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1answer
404 views

What's the meaning of linear medium in electromagnetism?

I'm studying the book Polarimetric Radar Imaging: From Basics To Applications and on page 31, there's this sentence: In the following, we shall consider the propagation of an electromagnetic ...
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2answers
48 views

Why array of telescope is used?

To increase the resolution of an instrument, smaller wavelength and larger aperture is desirable. It is mentioned in some textbooks that the "effective" diameter of a telescope can be increased by ...
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0answers
84 views

Question about dark fringe in diffraction

In finding the angle for the mth dark fringe of single slit diffraction using Huygen's principle, they usually split the slit into equal portions. For example, to find the first dark fringe the slit ...
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3answers
116 views

If heat can't be transformed into other forms of entropy, why do hot things radiate electromagnetic waves?

The laws of entropy says entropy can only increase. On the other hand, if I take a hot object, it will naturally convert its heat into EM radiation. How is this possible? Does EM radiation count as ...
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1answer
25 views

Does resonant inductive coupling work in the presence of a strong magnetic field?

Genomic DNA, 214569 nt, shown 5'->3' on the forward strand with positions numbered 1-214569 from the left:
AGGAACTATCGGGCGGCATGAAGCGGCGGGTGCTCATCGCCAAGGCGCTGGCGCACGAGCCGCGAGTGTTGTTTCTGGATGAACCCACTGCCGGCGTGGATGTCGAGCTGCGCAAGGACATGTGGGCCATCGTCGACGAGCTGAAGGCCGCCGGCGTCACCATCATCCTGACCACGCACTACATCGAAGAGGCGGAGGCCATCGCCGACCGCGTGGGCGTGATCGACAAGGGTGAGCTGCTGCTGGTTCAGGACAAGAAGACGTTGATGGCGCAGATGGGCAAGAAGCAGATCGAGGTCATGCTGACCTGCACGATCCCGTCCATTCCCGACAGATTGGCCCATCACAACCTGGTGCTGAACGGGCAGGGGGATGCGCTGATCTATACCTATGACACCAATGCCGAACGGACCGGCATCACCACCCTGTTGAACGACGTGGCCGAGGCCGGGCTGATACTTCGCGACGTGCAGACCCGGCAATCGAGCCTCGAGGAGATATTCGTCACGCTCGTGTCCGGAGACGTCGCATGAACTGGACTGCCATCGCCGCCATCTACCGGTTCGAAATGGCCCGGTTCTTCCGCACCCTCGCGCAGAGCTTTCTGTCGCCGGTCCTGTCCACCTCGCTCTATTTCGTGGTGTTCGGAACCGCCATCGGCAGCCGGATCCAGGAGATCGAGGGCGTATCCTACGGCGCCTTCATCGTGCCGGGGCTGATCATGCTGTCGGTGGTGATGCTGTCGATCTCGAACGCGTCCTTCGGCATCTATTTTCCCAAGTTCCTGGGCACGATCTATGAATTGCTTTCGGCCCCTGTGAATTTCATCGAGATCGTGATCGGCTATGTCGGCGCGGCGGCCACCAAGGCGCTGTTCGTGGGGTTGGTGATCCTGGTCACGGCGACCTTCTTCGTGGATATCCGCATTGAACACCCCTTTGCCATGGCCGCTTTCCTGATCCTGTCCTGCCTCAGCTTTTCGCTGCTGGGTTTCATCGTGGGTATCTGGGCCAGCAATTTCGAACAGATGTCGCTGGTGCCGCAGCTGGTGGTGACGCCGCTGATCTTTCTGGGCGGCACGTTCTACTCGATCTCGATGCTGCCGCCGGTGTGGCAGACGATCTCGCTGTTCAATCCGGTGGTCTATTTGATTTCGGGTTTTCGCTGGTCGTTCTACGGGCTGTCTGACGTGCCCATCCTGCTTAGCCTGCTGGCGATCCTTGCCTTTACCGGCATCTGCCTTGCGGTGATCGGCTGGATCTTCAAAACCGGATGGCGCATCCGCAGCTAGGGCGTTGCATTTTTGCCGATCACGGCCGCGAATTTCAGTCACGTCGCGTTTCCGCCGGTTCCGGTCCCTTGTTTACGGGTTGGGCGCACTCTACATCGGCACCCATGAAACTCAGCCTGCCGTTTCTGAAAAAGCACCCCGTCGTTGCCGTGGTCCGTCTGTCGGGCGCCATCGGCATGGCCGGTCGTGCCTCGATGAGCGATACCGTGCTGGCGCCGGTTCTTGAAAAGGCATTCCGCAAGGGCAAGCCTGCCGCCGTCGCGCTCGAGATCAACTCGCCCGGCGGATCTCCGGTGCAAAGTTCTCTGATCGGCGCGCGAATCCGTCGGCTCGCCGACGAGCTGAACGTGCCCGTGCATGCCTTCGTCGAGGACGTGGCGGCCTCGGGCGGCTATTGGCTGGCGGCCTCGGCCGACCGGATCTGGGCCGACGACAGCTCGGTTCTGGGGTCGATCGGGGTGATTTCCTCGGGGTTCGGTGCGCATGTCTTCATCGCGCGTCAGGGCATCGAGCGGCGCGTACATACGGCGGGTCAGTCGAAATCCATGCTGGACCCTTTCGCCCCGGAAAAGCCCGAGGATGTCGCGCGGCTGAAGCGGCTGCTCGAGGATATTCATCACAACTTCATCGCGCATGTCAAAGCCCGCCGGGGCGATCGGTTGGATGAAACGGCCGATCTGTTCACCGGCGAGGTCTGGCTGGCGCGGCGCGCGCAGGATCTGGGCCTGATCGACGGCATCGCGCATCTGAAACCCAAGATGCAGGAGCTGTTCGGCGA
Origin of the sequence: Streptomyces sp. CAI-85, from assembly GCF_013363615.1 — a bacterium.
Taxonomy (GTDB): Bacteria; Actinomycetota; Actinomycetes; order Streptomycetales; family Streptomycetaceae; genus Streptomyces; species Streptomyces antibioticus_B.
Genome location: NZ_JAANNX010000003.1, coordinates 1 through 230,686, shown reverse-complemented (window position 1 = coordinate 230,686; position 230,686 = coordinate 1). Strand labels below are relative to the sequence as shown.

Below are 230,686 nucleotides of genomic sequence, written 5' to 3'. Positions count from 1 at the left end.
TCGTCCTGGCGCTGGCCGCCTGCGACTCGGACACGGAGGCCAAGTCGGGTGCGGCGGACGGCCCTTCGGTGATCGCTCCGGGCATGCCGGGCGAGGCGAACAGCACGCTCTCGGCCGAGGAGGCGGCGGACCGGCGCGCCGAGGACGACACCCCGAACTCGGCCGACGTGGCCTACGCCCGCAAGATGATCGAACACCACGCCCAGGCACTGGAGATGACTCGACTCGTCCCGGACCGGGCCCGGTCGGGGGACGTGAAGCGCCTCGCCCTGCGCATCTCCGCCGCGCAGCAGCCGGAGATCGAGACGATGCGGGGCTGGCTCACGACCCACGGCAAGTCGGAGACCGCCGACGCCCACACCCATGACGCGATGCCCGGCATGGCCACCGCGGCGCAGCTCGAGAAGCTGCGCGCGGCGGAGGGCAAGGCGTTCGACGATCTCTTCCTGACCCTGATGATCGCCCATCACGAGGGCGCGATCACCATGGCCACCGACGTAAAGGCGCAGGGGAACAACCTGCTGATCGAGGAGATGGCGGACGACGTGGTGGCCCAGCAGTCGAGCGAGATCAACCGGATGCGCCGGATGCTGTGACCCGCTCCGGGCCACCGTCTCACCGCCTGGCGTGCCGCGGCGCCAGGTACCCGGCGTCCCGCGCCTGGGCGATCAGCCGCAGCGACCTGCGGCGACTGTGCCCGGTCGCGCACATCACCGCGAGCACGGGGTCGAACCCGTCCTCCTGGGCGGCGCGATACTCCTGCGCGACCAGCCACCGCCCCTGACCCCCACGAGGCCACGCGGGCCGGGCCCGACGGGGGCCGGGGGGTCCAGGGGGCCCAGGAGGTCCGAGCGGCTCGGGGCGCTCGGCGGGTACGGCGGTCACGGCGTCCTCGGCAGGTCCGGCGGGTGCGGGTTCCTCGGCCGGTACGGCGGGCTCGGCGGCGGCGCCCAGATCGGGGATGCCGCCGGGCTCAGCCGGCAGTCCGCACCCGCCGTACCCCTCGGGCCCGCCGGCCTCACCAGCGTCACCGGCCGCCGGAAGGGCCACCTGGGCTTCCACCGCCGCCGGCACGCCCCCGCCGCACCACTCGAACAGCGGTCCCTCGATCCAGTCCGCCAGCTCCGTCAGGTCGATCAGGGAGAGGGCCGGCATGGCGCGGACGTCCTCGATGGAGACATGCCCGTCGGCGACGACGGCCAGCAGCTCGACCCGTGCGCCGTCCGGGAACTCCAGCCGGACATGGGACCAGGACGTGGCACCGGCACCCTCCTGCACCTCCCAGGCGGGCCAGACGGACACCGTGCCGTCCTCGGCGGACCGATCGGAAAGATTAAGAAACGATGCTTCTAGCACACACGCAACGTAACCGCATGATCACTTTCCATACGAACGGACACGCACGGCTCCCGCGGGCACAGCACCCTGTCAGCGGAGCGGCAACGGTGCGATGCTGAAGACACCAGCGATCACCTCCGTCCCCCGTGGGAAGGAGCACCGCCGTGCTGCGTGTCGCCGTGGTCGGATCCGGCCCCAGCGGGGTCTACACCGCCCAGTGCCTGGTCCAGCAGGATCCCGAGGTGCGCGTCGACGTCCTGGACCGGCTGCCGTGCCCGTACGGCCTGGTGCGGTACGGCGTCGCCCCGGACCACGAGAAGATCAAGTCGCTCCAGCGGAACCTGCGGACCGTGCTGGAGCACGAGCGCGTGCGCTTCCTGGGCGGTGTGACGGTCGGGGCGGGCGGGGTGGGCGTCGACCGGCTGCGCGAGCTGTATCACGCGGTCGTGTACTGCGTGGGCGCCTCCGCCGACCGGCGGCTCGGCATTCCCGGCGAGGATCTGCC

Does resonant inductive coupling work in the presence of a strong magnetic field? I am unsure because resonant inductive coupling uses magnetic fields to transmit power wirelessly and a strong ...
5
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1answer
181 views

Why is the wave equation so pervasive?

The homogenous wave equation can be expressed in covariant form as $$ \Box^2 \varphi = 0 $$ where $\Box^2$ is the D'Alembert operator and $\varphi$ is some physical field. The acoustic wave ...
2
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1answer
172 views

Should I observe single/double escape peaks for all energies above 1022 keV

I have already asked a question similar to this, but that question was specifically relating to the case of K-40. I'm going to generalize it to any case My question is to do with the field of gamma ...
2
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3answers
78 views

Observing a photon during flight

When I was reading about the double-slit experiment in quantum mechanics, everything seems to make sense in terms of the waves and the interference pattern, but if thinking more about this ...
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1answer
37 views

Reflection of EM waves